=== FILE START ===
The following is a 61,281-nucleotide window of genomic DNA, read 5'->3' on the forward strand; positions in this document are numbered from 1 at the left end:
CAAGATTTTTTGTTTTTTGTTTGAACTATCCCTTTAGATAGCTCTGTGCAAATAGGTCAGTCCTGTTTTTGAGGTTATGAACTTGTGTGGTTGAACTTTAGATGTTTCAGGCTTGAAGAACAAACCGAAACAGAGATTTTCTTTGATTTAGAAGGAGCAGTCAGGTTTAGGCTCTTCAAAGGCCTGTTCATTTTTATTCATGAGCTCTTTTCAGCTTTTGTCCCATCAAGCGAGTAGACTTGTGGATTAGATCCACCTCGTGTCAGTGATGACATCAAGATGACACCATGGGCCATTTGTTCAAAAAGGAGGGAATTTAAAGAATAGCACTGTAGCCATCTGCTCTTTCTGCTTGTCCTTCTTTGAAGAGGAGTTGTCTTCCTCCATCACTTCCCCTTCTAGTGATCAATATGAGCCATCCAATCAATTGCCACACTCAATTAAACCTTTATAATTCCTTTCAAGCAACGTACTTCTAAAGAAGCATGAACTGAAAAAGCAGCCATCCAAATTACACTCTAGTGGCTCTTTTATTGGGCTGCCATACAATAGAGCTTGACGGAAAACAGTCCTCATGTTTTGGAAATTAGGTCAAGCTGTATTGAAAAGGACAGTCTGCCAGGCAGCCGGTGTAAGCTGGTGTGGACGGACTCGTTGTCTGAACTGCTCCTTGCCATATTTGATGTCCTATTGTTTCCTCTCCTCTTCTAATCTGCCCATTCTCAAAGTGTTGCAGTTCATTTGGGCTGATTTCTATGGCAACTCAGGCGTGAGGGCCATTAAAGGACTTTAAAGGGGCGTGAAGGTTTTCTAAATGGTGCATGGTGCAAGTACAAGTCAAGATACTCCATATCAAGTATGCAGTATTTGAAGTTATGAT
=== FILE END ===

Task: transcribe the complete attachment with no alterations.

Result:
The following is a 61,281-nucleotide window of genomic DNA, read 5'->3' on the forward strand; positions in this document are numbered from 1 at the left end:
CAAGATTTTTTGTTTTTTGTTTGAACTATCCCTTTAGATAGCTCTGTGCAAATAGGTCAGTCCTGTTTTTGAGGTTATGAACTTGTGTGGTTGAACTTTAGATGTTTCAGGCTTGAAGAACAAACCGAAACAGAGATTTTCTTTGATTTAGAAGGAGCAGTCAGGTTTAGGCTCTTCAAAGGCCTGTTCATTTTTATTCATGAGCTCTTTTCAGCTTTTGTCCCATCAAGCGAGTAGACTTGTGGATTAGATCCACCTCGTGTCAGTGATGACATCAAGATGACACCATGGGCCATTTGTTCAAAAAGGAGGGAATTTAAAGAATAGCACTGTAGCCATCTGCTCTTTCTGCTTGTCCTTCTTTGAAGAGGAGTTGTCTTCCTCCATCACTTCCCCTTCTAGTGATCAATATGAGCCATCCAATCAATTGCCACACTCAATTAAACCTTTATAATTCCTTTCAAGCAACGTACTTCTAAAGAAGCATGAACTGAAAAAGCAGCCATCCAAATTACACTCTAGTGGCTCTTTTATTGGGCTGCCATACAATAGAGCTTGACGGAAAACAGTCCTCATGTTTTGGAAATTAGGTCAAGCTGTATTGAAAAGGACAGTCTGCCAGGCAGCCGGTGTAAGCTGGTGTGGACGGACTCGTTGTCTGAACTGCTCCTTGCCATATTTGATGTCCTATTGTTTCCTCTCCTCTTCTAATCTGCCCATTCTCAAAGTGTTGCAGTTCATTTGGGCTGATTTCTATGGCAACTCAGGCGTGAGGGCCATTAAAGGACTTTAAAGGGGCGTGAAGGTTTTCTAAATGGTGCATGGTGCAAGTACAAGTCAAGATACTCCATATCAAGTATGCAGTATTTGAAGTTATGAT